Best Recording 2017 – Tyshawn Sorey’s Verisimilitude

Verisimilitude

Verisimilitude

Tyshawn Sorey

Tyshawn Sorey, drums, percussion, composer; Cory Smythe, piano, toy piano, electronics; Chris Tordini, bass

Pi Records PI70

Tyshawn Sorey has had quite a year of musical accomplishments. After recently finishing up his doctorate at Columbia, he succeeded Anthony Braxton on the faculty at Wesleyan University, won a MacArthur Foundation Fellowship, and received several other major awards and commissions. He has remained active in a number of ensembles, playing a pivotal role on another of this year’s best CDs, Vijay Iyer Sextet’s Far From Over (ECM). Verisimilitude, for Pi Recordings, is his sixth recorded outing as leader. Sorey is joined by pianist Corey Smythe and bassist Chris Tordini in five adventurous and stimulating compositions.

 

A suitable overture, “Cascade in Slow Motion,” is buoyed by interlocking arpeggios from pizzicato bass and piano and punctuated by supply drummed polyrhythms. Clocking in at four and a half minutes, it is the only relative miniature here. Thereafter, Sorey and his colleagues explore long form music-making. An arco bass solo leads off “Flowers for Prashant,” which then turns into a dovetailing duet. A gradual intensification led by this duet texture takes place, only to hew back to drone-based passages of repeated notes.

 

Smythe uses electronics and Tordini high-pitched arco lines to begin “Obsidian.” After an extended introduction exploring these timbres, Tordini plays lower pitched glissandos and Smythe sepulcral bass note stabs. Sorey enters with textural percussion: a gong, a host of woody fills, and shimmering cymbals. A fulsome groove is established; Tordini returns to pizzicato bass, Smythe repeats bass register chords, and Sorey deploys a cannonade at the kit. Eventually, pointillism is reasserted with upper register piano chords and throbbing bass notes; Sorey moves back to cymbals and auxiliary percussion instruments. Smythe’s basso reiterations lead to a coda based on the second section. Then there is a gradual denouement, punctuated by long gong strokes and slithering bass register glissandos.

 

“Algid November” is the half-hour long centerpiece of Verisimilitude and is Sorey’s most ambitious piece for trio yet. Once again, the emphasis is on gradually morphing from one set of textures and playing demeanors to the next. The musical fabric consists at first of a prevailingly soft dynamic and slow tempo, one undergirded with big beats (never amorphous) that contains numerous angular feints and jabs from all three players. Sorey is a master at contrasting the resounding of instruments such as gongs and cymbals with the faster decay of drums and small percussion instruments; all interactions and decays are timed with precision. After a long period in which these juxtapositions are the focal point, Sorey performs at the drum kit with zeal, while Smythe and Tordini operate in a dissonant language of jagged filigrees.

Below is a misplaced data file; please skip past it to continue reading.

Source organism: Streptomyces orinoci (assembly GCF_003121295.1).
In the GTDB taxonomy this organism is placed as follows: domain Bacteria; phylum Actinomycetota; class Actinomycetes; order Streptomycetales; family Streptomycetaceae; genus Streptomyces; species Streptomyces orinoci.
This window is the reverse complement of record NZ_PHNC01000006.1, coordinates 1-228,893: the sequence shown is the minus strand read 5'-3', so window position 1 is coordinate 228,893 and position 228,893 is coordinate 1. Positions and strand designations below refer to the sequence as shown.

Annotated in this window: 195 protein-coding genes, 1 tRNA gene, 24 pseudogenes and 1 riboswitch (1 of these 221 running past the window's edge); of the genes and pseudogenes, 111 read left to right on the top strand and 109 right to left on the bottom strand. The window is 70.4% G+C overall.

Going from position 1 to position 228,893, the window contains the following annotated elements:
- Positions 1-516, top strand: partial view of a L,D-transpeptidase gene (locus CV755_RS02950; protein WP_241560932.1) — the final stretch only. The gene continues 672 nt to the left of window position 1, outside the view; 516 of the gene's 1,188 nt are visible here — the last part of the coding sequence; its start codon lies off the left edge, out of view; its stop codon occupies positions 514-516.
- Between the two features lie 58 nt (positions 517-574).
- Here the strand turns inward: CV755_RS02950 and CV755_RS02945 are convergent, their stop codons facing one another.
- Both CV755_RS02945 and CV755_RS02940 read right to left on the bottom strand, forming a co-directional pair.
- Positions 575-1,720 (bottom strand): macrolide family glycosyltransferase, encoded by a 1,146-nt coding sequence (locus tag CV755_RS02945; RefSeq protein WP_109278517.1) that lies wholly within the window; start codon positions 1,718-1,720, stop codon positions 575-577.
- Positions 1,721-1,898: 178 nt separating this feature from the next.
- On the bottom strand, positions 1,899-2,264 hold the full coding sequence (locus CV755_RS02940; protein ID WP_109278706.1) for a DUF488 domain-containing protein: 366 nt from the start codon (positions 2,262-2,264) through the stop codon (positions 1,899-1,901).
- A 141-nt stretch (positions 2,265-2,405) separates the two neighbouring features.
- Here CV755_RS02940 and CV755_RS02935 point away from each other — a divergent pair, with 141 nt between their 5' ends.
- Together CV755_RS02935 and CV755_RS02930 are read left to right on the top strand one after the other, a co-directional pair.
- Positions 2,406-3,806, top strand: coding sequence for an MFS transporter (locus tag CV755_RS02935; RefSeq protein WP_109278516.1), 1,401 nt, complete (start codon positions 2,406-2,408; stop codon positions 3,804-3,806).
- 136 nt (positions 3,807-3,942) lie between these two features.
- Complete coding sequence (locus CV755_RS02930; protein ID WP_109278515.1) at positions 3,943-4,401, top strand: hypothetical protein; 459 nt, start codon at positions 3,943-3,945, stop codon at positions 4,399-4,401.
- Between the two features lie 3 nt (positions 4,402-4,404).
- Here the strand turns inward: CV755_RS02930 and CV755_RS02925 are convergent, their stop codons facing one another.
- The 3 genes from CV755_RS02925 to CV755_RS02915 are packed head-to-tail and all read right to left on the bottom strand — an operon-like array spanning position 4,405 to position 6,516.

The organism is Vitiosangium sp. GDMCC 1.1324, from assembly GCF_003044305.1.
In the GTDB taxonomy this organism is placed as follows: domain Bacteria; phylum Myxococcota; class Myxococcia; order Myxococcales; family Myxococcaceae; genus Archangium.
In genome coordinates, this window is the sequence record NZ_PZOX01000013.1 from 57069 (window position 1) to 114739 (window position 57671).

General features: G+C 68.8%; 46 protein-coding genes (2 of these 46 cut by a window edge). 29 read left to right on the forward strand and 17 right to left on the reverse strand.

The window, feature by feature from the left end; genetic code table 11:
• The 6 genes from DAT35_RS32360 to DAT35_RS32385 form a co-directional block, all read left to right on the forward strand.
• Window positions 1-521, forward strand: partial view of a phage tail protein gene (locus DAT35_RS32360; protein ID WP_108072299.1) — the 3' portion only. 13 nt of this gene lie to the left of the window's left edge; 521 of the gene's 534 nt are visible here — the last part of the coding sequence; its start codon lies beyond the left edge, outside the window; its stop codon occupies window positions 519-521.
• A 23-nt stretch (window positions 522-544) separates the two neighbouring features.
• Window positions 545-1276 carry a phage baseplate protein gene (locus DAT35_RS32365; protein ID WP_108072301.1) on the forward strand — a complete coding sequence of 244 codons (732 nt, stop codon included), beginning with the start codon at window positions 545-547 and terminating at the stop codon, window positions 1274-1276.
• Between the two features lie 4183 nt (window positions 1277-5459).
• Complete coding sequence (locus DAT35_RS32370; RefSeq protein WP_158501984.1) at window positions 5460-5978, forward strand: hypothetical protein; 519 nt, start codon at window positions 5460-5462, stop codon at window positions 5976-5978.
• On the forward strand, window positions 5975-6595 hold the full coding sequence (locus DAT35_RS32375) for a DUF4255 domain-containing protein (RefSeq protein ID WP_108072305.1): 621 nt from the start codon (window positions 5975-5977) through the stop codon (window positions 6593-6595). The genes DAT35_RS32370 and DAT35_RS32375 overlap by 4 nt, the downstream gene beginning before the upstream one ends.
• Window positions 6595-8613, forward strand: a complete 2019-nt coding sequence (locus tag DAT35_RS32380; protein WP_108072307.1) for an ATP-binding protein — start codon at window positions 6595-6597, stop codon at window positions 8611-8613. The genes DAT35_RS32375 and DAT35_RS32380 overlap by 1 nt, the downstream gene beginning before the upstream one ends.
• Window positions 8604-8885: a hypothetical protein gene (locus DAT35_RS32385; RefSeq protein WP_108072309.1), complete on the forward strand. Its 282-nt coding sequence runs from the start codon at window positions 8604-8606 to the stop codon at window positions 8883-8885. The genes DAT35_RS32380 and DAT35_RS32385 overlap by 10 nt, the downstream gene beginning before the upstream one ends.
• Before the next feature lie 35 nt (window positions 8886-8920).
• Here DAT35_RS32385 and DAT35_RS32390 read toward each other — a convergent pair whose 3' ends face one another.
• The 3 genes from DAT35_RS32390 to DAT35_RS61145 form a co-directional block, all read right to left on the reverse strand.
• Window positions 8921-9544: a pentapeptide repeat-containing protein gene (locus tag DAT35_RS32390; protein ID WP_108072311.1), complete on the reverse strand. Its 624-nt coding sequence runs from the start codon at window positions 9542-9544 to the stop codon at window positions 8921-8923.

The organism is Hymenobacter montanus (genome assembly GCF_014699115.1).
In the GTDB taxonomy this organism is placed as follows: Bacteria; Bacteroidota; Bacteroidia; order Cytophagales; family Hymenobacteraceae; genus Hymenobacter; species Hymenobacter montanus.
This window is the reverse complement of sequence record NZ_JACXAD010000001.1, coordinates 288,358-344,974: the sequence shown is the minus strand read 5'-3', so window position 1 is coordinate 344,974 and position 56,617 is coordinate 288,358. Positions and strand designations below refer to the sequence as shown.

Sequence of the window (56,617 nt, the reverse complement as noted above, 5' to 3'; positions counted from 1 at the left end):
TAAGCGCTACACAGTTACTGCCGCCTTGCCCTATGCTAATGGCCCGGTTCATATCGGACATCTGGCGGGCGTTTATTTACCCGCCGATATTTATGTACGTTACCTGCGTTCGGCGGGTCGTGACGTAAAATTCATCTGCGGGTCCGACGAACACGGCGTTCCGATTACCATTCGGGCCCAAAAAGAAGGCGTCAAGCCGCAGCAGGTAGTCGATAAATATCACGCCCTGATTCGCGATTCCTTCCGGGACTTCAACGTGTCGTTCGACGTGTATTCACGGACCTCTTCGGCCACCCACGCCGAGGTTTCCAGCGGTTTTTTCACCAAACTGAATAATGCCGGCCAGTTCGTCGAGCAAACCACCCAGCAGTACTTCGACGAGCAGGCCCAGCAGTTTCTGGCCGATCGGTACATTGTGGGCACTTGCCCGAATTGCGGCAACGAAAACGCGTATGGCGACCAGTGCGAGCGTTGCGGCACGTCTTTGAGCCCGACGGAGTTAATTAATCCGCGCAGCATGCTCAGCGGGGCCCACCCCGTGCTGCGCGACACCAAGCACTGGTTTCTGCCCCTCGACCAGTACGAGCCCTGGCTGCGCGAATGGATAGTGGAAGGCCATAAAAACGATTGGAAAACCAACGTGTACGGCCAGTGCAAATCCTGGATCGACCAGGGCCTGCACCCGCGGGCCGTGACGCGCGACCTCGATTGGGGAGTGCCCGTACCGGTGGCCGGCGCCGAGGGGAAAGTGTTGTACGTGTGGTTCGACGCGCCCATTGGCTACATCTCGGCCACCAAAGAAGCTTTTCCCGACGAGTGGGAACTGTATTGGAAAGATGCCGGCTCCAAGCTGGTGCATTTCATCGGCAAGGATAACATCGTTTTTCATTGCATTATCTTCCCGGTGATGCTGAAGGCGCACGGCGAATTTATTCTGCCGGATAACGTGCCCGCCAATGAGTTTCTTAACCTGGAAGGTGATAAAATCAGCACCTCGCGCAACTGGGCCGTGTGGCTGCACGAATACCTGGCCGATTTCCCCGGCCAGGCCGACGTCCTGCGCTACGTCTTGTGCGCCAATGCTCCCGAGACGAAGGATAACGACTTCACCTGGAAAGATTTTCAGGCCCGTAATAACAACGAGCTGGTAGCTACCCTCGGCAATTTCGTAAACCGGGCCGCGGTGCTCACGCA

A little less than halfway through, the piece moves from post-tonality to post-bop, with cascading arpeggiations from Smythe and walking lines from Tordini locked in a tight groove that Sorey simultaneously supports and overlays with contrasting elements. Just when one feels their toes tapping, the trio moves sideways in lockstep, back to the big beats of the opener but with a fuller overall texture. Rearticulated verticals, first low and then high, signal yet another change in direction. Smythe’s repeated notes pile up in an ostinato haze and Tordini grooves in still another timeframe while Sorey engages in lithe ornamentation. Two thirds of the way through the piece, a visceral build up leads to a huge crash of cymbals.

 

Afterwards, the musicians resume the slow tempo and fragile soundscape that began “Algid November.” Pitched percussion, quickly plucked bass melodies, and chiming piano lines give way to rattling reiterations from Sorey and Smythe. It is as if the big crash that signalled the piece’s climax is being allowed successive echos. Interpolations of the swing section, in tiny slices that last merely a breath or two, are juxtaposed with barbed jabs and intricately constructed rhythmic passages. Another gale storm threatens, then is subdued, devolving into muted piano notes and quietly reverberant gong rolls.

 

The final work on the CD, “Contemplating Tranquility,” opens with the same muted material that closed “Algid November.” Gongs and temple bells gradually coalesce into  a new, still slow, pulse stream of pitched percussion, toy piano ,and then grand piano. Glassy piano harmonies are pitted against reiterated soundings of the gong. Smythe gradually adds arpeggios in the low register to replicate the lowest sounding frequencies of the gong. Filling in the registers, Sorey suddenly switches roles, adding trebly unpitched percussion to the proceedings where there had been piano. Toy piano and pitched percussion engage in a duet that is joined by a low rumbling and then sustained upper register arco lines and a generous dose of harmonics from Tordini. Smythe begins to build verticals in a more harmonically conceived direction, buoyed by more consonance — even an octave here and there — from the bass player. As things converge around the low E string of the bass, Tordini then has some fun of his own, throwing in notes that rend the heretofore harmonically grounded passage asunder. While Sorey weaves sustained cymbal passages, pianist and bassist create a duet that ebbs and flows in an ever narrowing dynamic spectrum. Temple bells suggests a possible return to the more contemplative demeanor of the opening. Instead, it is a signal that the meditation is over. Thus ends Sorey’s Verisimilitude, Sequenza 21’s Best Recording of 2017.

 

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